The aim of this study was to investigate how Trichinella spiralis infection can be affected by contraceptive pills in vivo. Methods included six groups of female Wistar rats; healthy, Trichinella infected, receiving combined contraceptive pills (COCPs), receiving progestin only pills (POPs), infected receiving COCPs and infected receiving POPs. Parasite burden was measured; adult worm counts, gravidity, larvae and reproductive capacity index). Histopathological examination, immunohistochemical detection of C-kit+ mast cells and Foxp3+ T-reg. cells in intestinal sections, eosinophils muscle infiltration and CPK level were performed. Rats infected and receiving COCPs showed a significant increase in parasitic burden, and infected receiving POPs showed a significant reduction compared to infected only, with a significant increase in nongravid females (Mean total worms=964.40±55.9, 742±52.63, 686±31.68, larvae/g=5030±198.75, 2490±143.18 and 4126±152,91, respectively). Intestinal sections from infected receiving COCPs showed intact mucosa (though the high inflammatory cells infiltrate), and significant increase in C-kit+ mast cells number and intensity (30.20±4.15 and 60.40±8.29), and Foxp3+ T-reg. cells (10±1.58). Infected receiving POPs showed a significantly less CPK (5886±574.40) and eosinophilic muscle infiltration (58±13.51). Oestrogen-containing pills established a favourable intestinal environment for Trichinella by enhancing Foxp+T-reg. cells and stabilizing C-kit+mast cells, while POPs gave a potential protection with less gravidity, larval burden and eosinophilic infiltrate. © 2017 John Wiley & Sons Ltd.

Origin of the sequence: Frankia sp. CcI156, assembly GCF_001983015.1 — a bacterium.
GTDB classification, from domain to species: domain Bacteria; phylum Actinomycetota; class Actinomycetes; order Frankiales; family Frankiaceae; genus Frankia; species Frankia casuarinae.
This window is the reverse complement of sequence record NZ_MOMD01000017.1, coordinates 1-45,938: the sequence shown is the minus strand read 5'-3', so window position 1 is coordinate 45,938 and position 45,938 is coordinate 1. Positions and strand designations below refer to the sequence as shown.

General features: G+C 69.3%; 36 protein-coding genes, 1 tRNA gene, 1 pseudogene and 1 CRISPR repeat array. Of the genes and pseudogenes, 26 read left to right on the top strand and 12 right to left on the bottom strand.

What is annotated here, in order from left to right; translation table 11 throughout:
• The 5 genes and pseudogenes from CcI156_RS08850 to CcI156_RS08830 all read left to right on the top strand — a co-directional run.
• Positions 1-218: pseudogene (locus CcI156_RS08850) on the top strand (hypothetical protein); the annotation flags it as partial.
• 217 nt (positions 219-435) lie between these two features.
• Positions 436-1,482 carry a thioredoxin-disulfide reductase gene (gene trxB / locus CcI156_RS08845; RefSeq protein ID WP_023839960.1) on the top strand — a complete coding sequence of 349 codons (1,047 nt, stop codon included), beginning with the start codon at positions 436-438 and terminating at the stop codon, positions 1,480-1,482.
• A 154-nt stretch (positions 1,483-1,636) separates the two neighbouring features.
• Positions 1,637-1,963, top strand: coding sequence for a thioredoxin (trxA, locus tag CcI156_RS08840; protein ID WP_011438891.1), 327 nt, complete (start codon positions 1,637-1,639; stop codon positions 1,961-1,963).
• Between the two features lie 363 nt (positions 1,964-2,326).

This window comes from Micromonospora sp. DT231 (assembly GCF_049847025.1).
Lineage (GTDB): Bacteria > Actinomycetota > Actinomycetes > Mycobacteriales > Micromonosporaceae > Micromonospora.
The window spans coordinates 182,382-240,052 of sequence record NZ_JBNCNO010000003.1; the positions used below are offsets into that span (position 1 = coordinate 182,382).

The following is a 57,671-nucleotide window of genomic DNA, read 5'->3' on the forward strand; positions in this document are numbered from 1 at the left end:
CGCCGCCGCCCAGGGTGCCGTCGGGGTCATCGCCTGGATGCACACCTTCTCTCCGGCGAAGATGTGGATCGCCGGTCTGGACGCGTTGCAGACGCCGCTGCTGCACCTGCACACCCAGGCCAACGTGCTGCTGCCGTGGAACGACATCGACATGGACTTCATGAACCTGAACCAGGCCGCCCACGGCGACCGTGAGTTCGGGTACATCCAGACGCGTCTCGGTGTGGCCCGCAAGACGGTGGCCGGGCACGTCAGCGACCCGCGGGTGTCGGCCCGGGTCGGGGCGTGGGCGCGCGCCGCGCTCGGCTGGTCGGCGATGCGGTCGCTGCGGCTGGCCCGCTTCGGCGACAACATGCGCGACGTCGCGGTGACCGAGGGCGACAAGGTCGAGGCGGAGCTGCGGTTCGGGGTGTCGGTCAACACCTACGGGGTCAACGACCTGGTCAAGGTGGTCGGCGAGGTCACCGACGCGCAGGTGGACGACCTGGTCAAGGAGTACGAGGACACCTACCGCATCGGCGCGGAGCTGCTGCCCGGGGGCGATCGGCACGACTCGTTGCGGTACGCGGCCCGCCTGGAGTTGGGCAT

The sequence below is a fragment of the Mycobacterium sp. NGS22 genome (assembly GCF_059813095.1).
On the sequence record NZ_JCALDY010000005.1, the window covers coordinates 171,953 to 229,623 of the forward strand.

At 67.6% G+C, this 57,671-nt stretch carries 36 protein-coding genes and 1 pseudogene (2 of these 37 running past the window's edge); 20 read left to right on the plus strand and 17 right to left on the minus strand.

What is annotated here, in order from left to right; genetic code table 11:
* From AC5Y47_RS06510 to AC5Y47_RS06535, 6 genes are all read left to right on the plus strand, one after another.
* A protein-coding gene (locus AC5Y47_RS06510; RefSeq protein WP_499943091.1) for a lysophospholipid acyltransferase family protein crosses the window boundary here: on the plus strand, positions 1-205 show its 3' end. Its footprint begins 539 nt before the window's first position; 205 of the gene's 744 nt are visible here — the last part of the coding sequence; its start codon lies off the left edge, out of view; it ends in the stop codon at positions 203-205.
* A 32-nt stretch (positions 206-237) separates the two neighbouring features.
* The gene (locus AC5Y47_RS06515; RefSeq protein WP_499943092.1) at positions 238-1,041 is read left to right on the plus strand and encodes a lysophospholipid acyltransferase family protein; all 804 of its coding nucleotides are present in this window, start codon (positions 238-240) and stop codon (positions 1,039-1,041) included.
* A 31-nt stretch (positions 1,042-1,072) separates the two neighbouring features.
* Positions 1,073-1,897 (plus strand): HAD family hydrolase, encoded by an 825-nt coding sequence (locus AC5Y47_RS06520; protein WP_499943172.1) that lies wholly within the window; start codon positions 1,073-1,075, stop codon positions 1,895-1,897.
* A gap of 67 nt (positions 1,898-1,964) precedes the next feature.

5. The Role of Oral Contraceptive Pills on Increased Risk of Breast Cancer in Iranian Populations: A Meta-analysis.

    Science.gov (United States)

    Soroush, Ali; Farshchian, Negin; Komasi, Saeid; Izadi, Neda; Amirifard, Nasrin; Shahmohammadi, Afshar

    2016-12-01